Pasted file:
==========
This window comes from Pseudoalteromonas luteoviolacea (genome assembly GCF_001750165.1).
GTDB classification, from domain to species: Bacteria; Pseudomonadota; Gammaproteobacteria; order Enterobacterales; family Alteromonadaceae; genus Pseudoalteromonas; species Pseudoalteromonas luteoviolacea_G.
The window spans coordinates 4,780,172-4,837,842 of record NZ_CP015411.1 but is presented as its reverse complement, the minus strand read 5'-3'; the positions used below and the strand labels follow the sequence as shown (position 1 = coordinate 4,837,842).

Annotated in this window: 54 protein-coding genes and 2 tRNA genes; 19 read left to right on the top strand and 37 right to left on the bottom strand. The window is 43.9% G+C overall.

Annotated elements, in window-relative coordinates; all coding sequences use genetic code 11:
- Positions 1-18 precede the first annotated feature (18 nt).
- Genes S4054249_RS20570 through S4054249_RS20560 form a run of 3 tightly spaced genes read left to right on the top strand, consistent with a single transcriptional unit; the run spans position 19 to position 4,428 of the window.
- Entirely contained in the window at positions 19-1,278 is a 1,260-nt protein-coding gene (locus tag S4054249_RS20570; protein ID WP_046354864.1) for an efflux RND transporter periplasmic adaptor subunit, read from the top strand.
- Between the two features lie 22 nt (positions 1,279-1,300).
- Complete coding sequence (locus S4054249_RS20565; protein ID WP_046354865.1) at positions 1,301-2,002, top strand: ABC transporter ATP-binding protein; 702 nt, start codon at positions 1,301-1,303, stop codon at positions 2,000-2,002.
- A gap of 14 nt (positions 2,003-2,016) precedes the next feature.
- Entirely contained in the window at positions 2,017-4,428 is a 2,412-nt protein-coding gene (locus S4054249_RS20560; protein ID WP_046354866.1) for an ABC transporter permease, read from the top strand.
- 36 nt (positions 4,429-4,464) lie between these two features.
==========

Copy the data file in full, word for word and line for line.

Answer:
This window comes from Pseudoalteromonas luteoviolacea (genome assembly GCF_001750165.1).
GTDB classification, from domain to species: Bacteria; Pseudomonadota; Gammaproteobacteria; order Enterobacterales; family Alteromonadaceae; genus Pseudoalteromonas; species Pseudoalteromonas luteoviolacea_G.
The window spans coordinates 4,780,172-4,837,842 of record NZ_CP015411.1 but is presented as its reverse complement, the minus strand read 5'-3'; the positions used below and the strand labels follow the sequence as shown (position 1 = coordinate 4,837,842).

Annotated in this window: 54 protein-coding genes and 2 tRNA genes; 19 read left to right on the top strand and 37 right to left on the bottom strand. The window is 43.9% G+C overall.

Annotated elements, in window-relative coordinates; all coding sequences use genetic code 11:
- Positions 1-18 precede the first annotated feature (18 nt).
- Genes S4054249_RS20570 through S4054249_RS20560 form a run of 3 tightly spaced genes read left to right on the top strand, consistent with a single transcriptional unit; the run spans position 19 to position 4,428 of the window.
- Entirely contained in the window at positions 19-1,278 is a 1,260-nt protein-coding gene (locus tag S4054249_RS20570; protein ID WP_046354864.1) for an efflux RND transporter periplasmic adaptor subunit, read from the top strand.
- Between the two features lie 22 nt (positions 1,279-1,300).
- Complete coding sequence (locus S4054249_RS20565; protein ID WP_046354865.1) at positions 1,301-2,002, top strand: ABC transporter ATP-binding protein; 702 nt, start codon at positions 1,301-1,303, stop codon at positions 2,000-2,002.
- A gap of 14 nt (positions 2,003-2,016) precedes the next feature.
- Entirely contained in the window at positions 2,017-4,428 is a 2,412-nt protein-coding gene (locus S4054249_RS20560; protein ID WP_046354866.1) for an ABC transporter permease, read from the top strand.
- 36 nt (positions 4,429-4,464) lie between these two features.